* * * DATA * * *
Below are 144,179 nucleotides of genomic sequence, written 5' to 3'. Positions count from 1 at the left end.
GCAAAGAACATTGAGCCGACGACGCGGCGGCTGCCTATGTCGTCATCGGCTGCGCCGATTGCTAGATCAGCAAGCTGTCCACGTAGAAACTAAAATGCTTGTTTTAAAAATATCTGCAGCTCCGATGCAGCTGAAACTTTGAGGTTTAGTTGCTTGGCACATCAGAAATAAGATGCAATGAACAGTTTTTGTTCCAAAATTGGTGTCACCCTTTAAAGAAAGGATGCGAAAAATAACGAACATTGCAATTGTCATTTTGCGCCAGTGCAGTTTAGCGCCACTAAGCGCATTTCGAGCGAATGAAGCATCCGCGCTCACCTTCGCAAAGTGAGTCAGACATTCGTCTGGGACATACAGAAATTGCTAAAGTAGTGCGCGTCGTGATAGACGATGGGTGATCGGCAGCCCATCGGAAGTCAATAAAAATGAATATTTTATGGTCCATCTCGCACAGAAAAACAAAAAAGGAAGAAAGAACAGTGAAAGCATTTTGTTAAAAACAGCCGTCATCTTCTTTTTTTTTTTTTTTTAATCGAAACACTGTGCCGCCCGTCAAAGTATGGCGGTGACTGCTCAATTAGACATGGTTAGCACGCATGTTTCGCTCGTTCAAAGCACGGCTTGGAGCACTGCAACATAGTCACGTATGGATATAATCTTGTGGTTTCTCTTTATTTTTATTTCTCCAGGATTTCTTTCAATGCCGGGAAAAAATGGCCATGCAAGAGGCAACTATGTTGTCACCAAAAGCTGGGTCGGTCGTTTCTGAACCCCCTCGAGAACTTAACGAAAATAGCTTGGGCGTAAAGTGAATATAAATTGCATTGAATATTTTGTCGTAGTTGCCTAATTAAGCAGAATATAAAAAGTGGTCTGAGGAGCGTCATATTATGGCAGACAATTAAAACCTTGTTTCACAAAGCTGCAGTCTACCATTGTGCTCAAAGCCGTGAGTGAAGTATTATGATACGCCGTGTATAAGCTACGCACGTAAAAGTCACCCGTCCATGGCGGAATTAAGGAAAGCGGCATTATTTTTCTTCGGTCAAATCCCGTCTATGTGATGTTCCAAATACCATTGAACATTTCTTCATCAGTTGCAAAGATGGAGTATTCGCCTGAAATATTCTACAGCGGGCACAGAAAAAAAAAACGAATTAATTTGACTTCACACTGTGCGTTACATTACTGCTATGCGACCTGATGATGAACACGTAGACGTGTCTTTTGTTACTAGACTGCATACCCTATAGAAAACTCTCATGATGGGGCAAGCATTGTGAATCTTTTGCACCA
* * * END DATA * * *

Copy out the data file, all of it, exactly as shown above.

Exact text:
Below are 144,179 nucleotides of genomic sequence, written 5' to 3'. Positions count from 1 at the left end.
GCAAAGAACATTGAGCCGACGACGCGGCGGCTGCCTATGTCGTCATCGGCTGCGCCGATTGCTAGATCAGCAAGCTGTCCACGTAGAAACTAAAATGCTTGTTTTAAAAATATCTGCAGCTCCGATGCAGCTGAAACTTTGAGGTTTAGTTGCTTGGCACATCAGAAATAAGATGCAATGAACAGTTTTTGTTCCAAAATTGGTGTCACCCTTTAAAGAAAGGATGCGAAAAATAACGAACATTGCAATTGTCATTTTGCGCCAGTGCAGTTTAGCGCCACTAAGCGCATTTCGAGCGAATGAAGCATCCGCGCTCACCTTCGCAAAGTGAGTCAGACATTCGTCTGGGACATACAGAAATTGCTAAAGTAGTGCGCGTCGTGATAGACGATGGGTGATCGGCAGCCCATCGGAAGTCAATAAAAATGAATATTTTATGGTCCATCTCGCACAGAAAAACAAAAAAGGAAGAAAGAACAGTGAAAGCATTTTGTTAAAAACAGCCGTCATCTTCTTTTTTTTTTTTTTTTAATCGAAACACTGTGCCGCCCGTCAAAGTATGGCGGTGACTGCTCAATTAGACATGGTTAGCACGCATGTTTCGCTCGTTCAAAGCACGGCTTGGAGCACTGCAACATAGTCACGTATGGATATAATCTTGTGGTTTCTCTTTATTTTTATTTCTCCAGGATTTCTTTCAATGCCGGGAAAAAATGGCCATGCAAGAGGCAACTATGTTGTCACCAAAAGCTGGGTCGGTCGTTTCTGAACCCCCTCGAGAACTTAACGAAAATAGCTTGGGCGTAAAGTGAATATAAATTGCATTGAATATTTTGTCGTAGTTGCCTAATTAAGCAGAATATAAAAAGTGGTCTGAGGAGCGTCATATTATGGCAGACAATTAAAACCTTGTTTCACAAAGCTGCAGTCTACCATTGTGCTCAAAGCCGTGAGTGAAGTATTATGATACGCCGTGTATAAGCTACGCACGTAAAAGTCACCCGTCCATGGCGGAATTAAGGAAAGCGGCATTATTTTTCTTCGGTCAAATCCCGTCTATGTGATGTTCCAAATACCATTGAACATTTCTTCATCAGTTGCAAAGATGGAGTATTCGCCTGAAATATTCTACAGCGGGCACAGAAAAAAAAAACGAATTAATTTGACTTCACACTGTGCGTTACATTACTGCTATGCGACCTGATGATGAACACGTAGACGTGTCTTTTGTTACTAGACTGCATACCCTATAGAAAACTCTCATGATGGGGCAAGCATTGTGAATCTTTTGCACCA